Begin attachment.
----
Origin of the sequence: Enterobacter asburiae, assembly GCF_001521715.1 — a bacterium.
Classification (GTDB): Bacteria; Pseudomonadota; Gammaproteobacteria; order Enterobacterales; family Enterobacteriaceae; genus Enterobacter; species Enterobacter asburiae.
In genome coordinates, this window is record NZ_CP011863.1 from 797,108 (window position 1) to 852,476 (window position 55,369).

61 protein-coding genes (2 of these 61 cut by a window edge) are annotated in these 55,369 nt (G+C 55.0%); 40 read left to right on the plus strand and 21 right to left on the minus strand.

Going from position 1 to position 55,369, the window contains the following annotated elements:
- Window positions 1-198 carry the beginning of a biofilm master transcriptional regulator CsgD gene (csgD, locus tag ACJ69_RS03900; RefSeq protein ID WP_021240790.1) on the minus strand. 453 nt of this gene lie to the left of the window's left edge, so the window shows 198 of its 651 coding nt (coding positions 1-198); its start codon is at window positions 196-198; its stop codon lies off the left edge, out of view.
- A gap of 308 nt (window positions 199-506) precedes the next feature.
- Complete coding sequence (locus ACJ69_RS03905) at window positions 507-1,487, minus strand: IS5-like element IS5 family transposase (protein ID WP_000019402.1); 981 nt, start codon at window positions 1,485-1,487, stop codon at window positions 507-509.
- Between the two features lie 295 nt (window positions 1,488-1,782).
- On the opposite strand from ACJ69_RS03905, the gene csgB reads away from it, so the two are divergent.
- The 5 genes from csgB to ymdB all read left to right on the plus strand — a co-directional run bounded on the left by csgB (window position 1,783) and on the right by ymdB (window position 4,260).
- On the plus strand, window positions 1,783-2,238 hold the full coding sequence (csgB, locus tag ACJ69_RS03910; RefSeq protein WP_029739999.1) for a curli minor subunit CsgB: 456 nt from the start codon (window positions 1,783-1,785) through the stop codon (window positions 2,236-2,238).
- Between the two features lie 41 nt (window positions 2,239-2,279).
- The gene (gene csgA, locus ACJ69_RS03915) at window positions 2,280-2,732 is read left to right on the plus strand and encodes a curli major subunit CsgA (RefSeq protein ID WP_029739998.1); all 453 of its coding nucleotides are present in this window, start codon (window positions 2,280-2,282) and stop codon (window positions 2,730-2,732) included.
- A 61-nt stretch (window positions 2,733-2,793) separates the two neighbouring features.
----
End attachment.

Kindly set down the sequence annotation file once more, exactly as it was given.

Origin of the sequence: Enterobacter asburiae, assembly GCF_001521715.1 — a bacterium.
Classification (GTDB): Bacteria; Pseudomonadota; Gammaproteobacteria; order Enterobacterales; family Enterobacteriaceae; genus Enterobacter; species Enterobacter asburiae.
In genome coordinates, this window is record NZ_CP011863.1 from 797,108 (window position 1) to 852,476 (window position 55,369).

61 protein-coding genes (2 of these 61 cut by a window edge) are annotated in these 55,369 nt (G+C 55.0%); 40 read left to right on the plus strand and 21 right to left on the minus strand.

Going from position 1 to position 55,369, the window contains the following annotated elements:
- Window positions 1-198 carry the beginning of a biofilm master transcriptional regulator CsgD gene (csgD, locus tag ACJ69_RS03900; RefSeq protein ID WP_021240790.1) on the minus strand. 453 nt of this gene lie to the left of the window's left edge, so the window shows 198 of its 651 coding nt (coding positions 1-198); its start codon is at window positions 196-198; its stop codon lies off the left edge, out of view.
- A gap of 308 nt (window positions 199-506) precedes the next feature.
- Complete coding sequence (locus ACJ69_RS03905) at window positions 507-1,487, minus strand: IS5-like element IS5 family transposase (protein ID WP_000019402.1); 981 nt, start codon at window positions 1,485-1,487, stop codon at window positions 507-509.
- Between the two features lie 295 nt (window positions 1,488-1,782).
- On the opposite strand from ACJ69_RS03905, the gene csgB reads away from it, so the two are divergent.
- The 5 genes from csgB to ymdB all read left to right on the plus strand — a co-directional run bounded on the left by csgB (window position 1,783) and on the right by ymdB (window position 4,260).
- On the plus strand, window positions 1,783-2,238 hold the full coding sequence (csgB, locus tag ACJ69_RS03910; RefSeq protein WP_029739999.1) for a curli minor subunit CsgB: 456 nt from the start codon (window positions 1,783-1,785) through the stop codon (window positions 2,236-2,238).
- Between the two features lie 41 nt (window positions 2,239-2,279).
- The gene (gene csgA, locus ACJ69_RS03915) at window positions 2,280-2,732 is read left to right on the plus strand and encodes a curli major subunit CsgA (RefSeq protein ID WP_029739998.1); all 453 of its coding nucleotides are present in this window, start codon (window positions 2,280-2,282) and stop codon (window positions 2,730-2,732) included.
- A 61-nt stretch (window positions 2,733-2,793) separates the two neighbouring features.